You can also share pictures within the platform, but it’s not like Instagram or Snapchat. This is something so much more unique. Firstly, there’s the option to display photos on a virtual TV screen within a virtual sitting room environment, allowing you and your friends to talk about them as you would if you were all sat in the same room in the real-world.

Or, instead of choosing one of vTime’s specially selected virtual environments in which to sit, you can create your own by using one of your favourite photos as a 360-degree virtual backdrop. The onus is on more than just sitting and chatting; it’s about sharing memories and reconnecting, no matter where you and your friends happen to be in the wider world.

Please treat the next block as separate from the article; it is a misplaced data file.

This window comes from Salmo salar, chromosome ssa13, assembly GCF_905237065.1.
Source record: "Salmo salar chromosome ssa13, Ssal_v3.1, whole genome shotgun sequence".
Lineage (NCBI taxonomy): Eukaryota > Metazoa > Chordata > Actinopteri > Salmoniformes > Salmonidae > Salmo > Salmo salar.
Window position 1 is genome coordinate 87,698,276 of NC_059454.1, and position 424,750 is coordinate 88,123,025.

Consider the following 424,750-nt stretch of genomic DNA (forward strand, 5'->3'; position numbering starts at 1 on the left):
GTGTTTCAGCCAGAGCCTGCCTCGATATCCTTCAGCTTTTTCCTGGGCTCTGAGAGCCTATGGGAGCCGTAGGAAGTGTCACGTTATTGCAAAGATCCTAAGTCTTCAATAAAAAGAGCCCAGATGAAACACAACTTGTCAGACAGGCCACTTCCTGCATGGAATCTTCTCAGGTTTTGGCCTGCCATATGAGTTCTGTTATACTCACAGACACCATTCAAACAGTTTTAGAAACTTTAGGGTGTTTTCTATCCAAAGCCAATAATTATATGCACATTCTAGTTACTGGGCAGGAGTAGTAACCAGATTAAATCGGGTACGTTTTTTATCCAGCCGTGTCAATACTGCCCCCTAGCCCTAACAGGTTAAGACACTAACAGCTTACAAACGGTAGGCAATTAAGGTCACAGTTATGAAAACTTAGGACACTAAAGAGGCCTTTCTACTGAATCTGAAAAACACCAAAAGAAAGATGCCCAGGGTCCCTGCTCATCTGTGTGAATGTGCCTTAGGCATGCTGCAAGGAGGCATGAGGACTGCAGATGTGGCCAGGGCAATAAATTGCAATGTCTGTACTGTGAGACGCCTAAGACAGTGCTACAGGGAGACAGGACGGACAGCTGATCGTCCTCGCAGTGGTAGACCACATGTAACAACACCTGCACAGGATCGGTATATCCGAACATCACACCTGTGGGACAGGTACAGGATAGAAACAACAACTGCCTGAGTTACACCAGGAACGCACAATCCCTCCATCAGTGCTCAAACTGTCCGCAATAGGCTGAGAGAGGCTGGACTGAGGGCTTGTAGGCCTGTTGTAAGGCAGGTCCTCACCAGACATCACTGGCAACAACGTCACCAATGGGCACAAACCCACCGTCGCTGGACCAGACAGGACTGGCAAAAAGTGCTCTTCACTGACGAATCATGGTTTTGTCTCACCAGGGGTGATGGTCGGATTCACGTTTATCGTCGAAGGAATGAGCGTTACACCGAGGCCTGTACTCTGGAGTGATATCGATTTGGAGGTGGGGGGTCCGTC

VR app development cost

How Much Does It Cost to Develop a VR App?

By the time the bells ring out signaling the start of a new year, the total number of VR users will exceed 43 million. This is a market on the move, projected to be worth $30bn by 2020.

Read more

And even if you don’t have a fancy VR headset, you can still use vTime. Instead, you can use your smartphone and headphones with a microphone to start interacting with other users. However, it goes without saying, if you want to fully experience this social VR network, you should pick up a Virtual Reality HMD.

The UK-based developers Starship are keen to see their social network available across all major VR platforms by the end of the year, including PlayStation VR, Oculus Rift, and HTC Vive.

The Future of VR Social Networking

With the exciting strides being made by Facebook and the innovations coming out of the UK with vTime, there’s a lot to be positive about when it comes to social VR.